These days, Sharansky laments Netanyahu’s quest to maintain power after losing an election earlier this year. Netanyahu described it as the “greatest electoral fraud in the history of the country.”

Sharansky praised the United States’ two-term limit for presidents.

“I believe [Netanyahu] was a very strong political leader who did a lot for the Israeli economy and Israeli security,” Sharansky said. “I think it’s important for every political leader to understand that however important he or she is to the country, it’s not the most important thing for the country that they continue their leadership forever. I am very sorry that he is undermining a lot of his legacy.”

The third phase of the book deals with Sharansky’s nine years as head of the Jewish Agency, during which he tried to strengthen connections between Jews around the world and Israel.

After spending much of his life promoting Zionism, Sharansky has developed criteria for determining when criticism of Israel becomes antisemitism.

“Every citizen in Israel is criticizing Israel,” Sharansky said. “People on the left and the right in America and everywhere else have the right to criticize Israel exactly as any other country, but there are characteristics of antisemitism: it is dehumanization of Jews, delegitimization of Jews as a nation and a religion and a double-standard” applied to Israel’s actions versus actions of other countries.

In the book, Sharansky criticizes those who link the treatment of Black people in the United States with Israel’s treatment of Palestinians. That includes Bush, a first-term congressperson, who described Israel as an apartheid state and likened “brutalization” of Palestinians to St. Louis police forces’ actions towards Michael Brown and protesters in 2014 in Ferguson.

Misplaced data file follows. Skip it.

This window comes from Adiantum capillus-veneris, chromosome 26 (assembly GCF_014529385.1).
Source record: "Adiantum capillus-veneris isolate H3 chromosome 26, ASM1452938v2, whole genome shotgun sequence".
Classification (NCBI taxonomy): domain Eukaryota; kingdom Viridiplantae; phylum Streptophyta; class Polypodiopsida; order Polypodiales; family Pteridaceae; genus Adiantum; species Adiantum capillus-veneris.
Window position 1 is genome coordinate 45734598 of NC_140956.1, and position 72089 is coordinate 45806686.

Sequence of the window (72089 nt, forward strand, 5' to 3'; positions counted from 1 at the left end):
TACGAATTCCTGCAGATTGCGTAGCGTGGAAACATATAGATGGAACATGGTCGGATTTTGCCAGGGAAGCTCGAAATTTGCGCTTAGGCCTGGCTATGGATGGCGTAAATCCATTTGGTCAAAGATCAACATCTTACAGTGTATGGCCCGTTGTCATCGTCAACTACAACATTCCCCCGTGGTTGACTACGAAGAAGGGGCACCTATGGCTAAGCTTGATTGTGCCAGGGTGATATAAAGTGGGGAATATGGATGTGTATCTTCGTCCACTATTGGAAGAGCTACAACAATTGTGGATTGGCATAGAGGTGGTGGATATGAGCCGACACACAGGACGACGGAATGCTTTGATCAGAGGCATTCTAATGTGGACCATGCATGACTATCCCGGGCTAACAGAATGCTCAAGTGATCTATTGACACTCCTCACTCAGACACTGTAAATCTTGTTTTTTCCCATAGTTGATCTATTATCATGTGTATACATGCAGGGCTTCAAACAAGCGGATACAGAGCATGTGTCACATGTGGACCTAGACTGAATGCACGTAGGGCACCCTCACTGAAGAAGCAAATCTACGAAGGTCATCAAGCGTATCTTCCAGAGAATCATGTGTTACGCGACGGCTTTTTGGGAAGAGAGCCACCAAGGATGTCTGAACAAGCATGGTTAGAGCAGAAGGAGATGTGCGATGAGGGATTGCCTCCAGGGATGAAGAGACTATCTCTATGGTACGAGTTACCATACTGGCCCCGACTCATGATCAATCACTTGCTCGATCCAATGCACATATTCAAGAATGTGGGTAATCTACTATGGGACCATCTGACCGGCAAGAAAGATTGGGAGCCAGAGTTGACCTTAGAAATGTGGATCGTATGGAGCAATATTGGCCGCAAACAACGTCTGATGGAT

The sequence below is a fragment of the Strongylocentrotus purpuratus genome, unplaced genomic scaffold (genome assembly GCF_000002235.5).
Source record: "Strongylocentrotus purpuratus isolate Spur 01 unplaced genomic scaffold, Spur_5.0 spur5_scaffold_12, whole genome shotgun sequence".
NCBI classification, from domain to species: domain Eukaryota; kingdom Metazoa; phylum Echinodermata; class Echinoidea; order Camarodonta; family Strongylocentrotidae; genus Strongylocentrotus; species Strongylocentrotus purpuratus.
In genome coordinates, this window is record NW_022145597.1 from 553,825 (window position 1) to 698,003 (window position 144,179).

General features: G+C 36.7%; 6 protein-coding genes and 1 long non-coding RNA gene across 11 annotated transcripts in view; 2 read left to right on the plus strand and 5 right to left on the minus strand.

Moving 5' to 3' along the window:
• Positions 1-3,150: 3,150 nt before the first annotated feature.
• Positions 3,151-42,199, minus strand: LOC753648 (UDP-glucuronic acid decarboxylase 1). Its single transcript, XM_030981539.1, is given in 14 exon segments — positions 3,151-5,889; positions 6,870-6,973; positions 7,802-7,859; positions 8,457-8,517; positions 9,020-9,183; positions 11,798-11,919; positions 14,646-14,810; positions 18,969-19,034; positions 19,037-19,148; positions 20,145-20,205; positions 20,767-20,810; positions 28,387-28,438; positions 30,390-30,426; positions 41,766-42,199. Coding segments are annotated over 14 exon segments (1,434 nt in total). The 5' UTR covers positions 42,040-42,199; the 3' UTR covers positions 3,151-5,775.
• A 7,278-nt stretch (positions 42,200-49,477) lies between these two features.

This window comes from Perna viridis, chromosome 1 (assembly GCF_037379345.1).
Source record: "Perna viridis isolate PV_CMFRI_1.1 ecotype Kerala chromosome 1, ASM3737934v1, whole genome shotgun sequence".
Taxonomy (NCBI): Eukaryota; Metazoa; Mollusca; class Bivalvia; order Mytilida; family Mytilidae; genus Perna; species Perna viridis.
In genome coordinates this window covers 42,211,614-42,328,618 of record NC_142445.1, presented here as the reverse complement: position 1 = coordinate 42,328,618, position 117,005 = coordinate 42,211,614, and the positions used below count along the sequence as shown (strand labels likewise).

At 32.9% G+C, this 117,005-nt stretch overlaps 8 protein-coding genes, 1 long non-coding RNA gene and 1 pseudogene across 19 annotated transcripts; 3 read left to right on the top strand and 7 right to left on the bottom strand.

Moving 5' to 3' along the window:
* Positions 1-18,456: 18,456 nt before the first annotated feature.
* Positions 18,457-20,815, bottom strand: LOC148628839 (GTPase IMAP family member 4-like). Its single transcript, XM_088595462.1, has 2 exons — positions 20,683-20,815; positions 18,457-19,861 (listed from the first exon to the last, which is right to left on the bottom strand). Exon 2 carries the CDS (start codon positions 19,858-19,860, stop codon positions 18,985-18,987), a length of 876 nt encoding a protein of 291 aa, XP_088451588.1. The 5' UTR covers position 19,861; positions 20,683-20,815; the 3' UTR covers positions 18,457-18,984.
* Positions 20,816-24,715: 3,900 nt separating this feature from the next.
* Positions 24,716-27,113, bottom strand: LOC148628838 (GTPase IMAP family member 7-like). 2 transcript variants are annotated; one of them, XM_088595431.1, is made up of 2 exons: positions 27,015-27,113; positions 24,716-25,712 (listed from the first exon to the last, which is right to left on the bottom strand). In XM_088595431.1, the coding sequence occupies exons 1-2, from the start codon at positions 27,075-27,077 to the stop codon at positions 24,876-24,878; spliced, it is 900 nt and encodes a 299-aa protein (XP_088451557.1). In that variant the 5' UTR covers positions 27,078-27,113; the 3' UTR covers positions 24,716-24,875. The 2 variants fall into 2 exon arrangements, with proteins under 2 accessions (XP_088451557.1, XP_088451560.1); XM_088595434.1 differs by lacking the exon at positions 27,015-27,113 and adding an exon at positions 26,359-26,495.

Sharansky described this comparison as “absolutely artificial.”

“We have many opponents that are misinformed, and I think everything what can be done to bring them more information, more understanding about the real situation and the role of Israel plays in bringing liberalism and democracy to the Middle East,” should be done, Sharansky said. But members of the Squad “want a world without Zionism. It’s not that they want to improve, to correct. They want a world without Zionism.”

In spite of his concerns about anti-Israel sentiment in the United States and elsewhere, Sharansky said that in standing up for Israel’s right to exist, “it is very important to be optimistic.”

“In families, especially big families, brothers and sisters don’t agree with one another in many things,” Sharansky said. “But in order to continue living in love and affection, they always make an effort to understand one another.”


Natan Sharansky and Gil Troy at Jewish Book Festival

WHEN: Sunday, Nov. 7 at 7 p.m.

WHERE: Edison Gymnasium at St. Louis Jewish Community Center near Creve Coeur

HOW MUCH: $45 for individual event or as part of Jewish Book Festival All-Access Pass, $118.69

MORE INFO: Purchase tickets and view the book festival schedule at Jccstl.com/festival-events-schedule